The trial court in In re Alford appointed a special master to resolve discovery issues. Tex. R. Civ. P. 171 gives a trial court the power to “in exceptional cases, for good cause appoint a master in chancery.” Case law clarifies that “a special master may not be appointed merely because ‘a case is complicated or time-consuming, or [because] the court is busy.’” Here, the Fifth Court granted mandamus relief, noting “no indication that the case is unusually complicated or requires specialized knowledge,” and citing this exchange from the hearing on relators’ objection to the master’s appointment:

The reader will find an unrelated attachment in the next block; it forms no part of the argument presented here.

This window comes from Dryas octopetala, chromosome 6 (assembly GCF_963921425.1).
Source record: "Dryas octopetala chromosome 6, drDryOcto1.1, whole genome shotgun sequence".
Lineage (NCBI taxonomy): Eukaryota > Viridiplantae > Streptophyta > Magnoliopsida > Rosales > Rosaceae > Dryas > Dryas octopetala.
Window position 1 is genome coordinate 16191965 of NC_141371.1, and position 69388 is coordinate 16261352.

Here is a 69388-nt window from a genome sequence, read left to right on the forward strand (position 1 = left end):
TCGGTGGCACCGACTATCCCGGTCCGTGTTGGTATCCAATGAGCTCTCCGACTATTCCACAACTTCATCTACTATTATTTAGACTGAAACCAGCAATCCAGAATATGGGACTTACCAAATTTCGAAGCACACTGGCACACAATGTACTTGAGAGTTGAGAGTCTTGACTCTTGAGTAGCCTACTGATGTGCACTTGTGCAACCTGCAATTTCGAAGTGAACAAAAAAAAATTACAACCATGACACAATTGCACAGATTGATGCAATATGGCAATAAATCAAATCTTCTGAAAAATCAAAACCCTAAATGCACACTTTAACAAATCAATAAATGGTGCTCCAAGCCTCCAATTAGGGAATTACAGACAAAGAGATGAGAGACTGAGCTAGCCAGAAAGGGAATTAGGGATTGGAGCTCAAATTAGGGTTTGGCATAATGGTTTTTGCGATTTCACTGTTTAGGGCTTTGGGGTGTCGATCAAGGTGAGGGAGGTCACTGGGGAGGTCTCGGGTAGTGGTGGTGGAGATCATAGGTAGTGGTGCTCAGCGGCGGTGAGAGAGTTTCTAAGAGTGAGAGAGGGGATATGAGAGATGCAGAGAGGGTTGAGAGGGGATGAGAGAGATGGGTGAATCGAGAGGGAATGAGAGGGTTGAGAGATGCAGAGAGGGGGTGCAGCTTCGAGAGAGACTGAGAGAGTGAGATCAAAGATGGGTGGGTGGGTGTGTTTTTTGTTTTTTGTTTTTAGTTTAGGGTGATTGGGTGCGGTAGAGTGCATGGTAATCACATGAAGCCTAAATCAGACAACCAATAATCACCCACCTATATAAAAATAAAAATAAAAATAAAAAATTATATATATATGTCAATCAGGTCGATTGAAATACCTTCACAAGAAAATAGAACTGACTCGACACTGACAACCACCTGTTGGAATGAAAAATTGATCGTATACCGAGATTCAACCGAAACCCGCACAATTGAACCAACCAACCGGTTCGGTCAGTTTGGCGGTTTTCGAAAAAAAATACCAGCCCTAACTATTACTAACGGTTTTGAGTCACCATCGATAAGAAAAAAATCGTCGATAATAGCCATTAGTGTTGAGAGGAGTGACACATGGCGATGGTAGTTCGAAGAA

[Counsel]: Can you explain on the record what the good cause is and what the reasons for the appointment of this order is?

THE COURT: No, but thank you for asking.

No. 05-22-00240-CV (May 16, 2022).

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